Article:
A population in peril
Mexico’s fir forests are modern remnants of boreal forests that extended south during glacial periods, but retreated north as global temperatures increased over millions of years. Now limited to the high elevation peaks of Mexico’s Sierra Madre mountains, these towering fir trees can take decades to mature and provide a sheltered microclimate for overwintering monarchs. Although these mountain peaks can be a winter paradise for butterflies, their extremely remote locations often make them accessible to visitors only by horseback or on foot.
But the annual treks to monarch colonies can give researchers key insights into the eastern monarch population, one of three in North America. Mexico’s monarchs are responsible for recolonizing Eastern North America as they journey as far north as Canada. Understanding overwintering numbers in Mexico can help researchers predict what monarch numbers will look like in the U.S., particularly Florida, in the coming year.
“We can use specimen and population data from the wild to better inform our studies,” Daniels said. “We need to pay attention to those numbers so we can better manage and recover monarch populations here in Florida because Florida is sort of the gateway for monarchs to upper East Coast regions.”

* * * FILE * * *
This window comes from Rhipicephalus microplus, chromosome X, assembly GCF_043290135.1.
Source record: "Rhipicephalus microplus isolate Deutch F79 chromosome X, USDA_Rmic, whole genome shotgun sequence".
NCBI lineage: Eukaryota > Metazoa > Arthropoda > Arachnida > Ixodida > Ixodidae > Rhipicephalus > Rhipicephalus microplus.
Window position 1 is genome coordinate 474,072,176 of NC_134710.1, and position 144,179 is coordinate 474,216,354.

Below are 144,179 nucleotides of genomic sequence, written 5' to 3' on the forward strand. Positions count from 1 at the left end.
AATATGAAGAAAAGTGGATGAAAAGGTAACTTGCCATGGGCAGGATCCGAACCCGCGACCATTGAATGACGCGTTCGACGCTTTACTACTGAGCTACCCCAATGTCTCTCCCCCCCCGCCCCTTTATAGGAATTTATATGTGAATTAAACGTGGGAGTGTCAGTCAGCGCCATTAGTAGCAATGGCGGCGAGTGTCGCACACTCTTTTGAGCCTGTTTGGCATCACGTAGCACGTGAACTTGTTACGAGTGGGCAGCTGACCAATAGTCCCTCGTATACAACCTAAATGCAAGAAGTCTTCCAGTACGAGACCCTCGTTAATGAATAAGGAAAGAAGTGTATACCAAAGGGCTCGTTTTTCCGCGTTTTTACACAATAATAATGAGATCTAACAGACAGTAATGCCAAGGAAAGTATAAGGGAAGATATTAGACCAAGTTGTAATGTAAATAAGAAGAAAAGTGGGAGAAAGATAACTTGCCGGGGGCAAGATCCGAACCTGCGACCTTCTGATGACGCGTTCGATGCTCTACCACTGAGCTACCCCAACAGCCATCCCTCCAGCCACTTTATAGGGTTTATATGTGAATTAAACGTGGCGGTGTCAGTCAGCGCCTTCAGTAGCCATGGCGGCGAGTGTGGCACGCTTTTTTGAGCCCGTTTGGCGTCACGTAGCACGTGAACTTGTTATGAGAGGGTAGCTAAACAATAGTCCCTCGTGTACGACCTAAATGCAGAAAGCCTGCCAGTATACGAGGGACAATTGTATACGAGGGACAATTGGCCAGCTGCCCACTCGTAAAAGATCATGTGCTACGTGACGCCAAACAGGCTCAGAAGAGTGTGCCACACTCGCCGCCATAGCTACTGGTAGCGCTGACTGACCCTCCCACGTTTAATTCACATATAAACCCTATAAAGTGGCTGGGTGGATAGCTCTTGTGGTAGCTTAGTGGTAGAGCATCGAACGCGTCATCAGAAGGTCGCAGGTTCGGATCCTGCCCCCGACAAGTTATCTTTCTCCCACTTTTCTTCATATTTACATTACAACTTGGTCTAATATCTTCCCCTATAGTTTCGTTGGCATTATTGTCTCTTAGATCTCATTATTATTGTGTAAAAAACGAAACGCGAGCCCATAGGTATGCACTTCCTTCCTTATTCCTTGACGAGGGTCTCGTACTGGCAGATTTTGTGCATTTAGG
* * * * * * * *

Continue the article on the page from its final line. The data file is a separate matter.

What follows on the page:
Researchers also monitor the growth of milkweed, the host plant monarchs depend on for food and depositing their eggs. Milkweed is essential to maintaining healthy monarch numbers during their mating season and replenishing migratory populations returning to the U.S. from Mexico. But climate change is shifting when milkweed blooms and could also endanger the health of Mexico’s fir forests, Daniels said.
“Climate change is a real threat to patterns monarchs have developed over millennia. If the timing in milkweed availability is thrown askew, it’s a significant challenge,” Daniels said. “For their high-elevation overwintering habitats, warming temperatures could also displace the fir forests.”
Daniels said that small-scale conservation efforts, such as planting native milkweed species, cultivating wildlife friendly gardens and leaving rights-of-way and other unused green spaces unmown can help. Conservation and monitoring programs such as Monarch Watch, Journey North and the U.S. Fish and Wildlife Service’s Save the Monarch initiative also offer opportunities for citizen scientists and communities to contribute to protecting the monarch.
Daniels and Jones said that museum visitors and passionate trip-goers give them hope.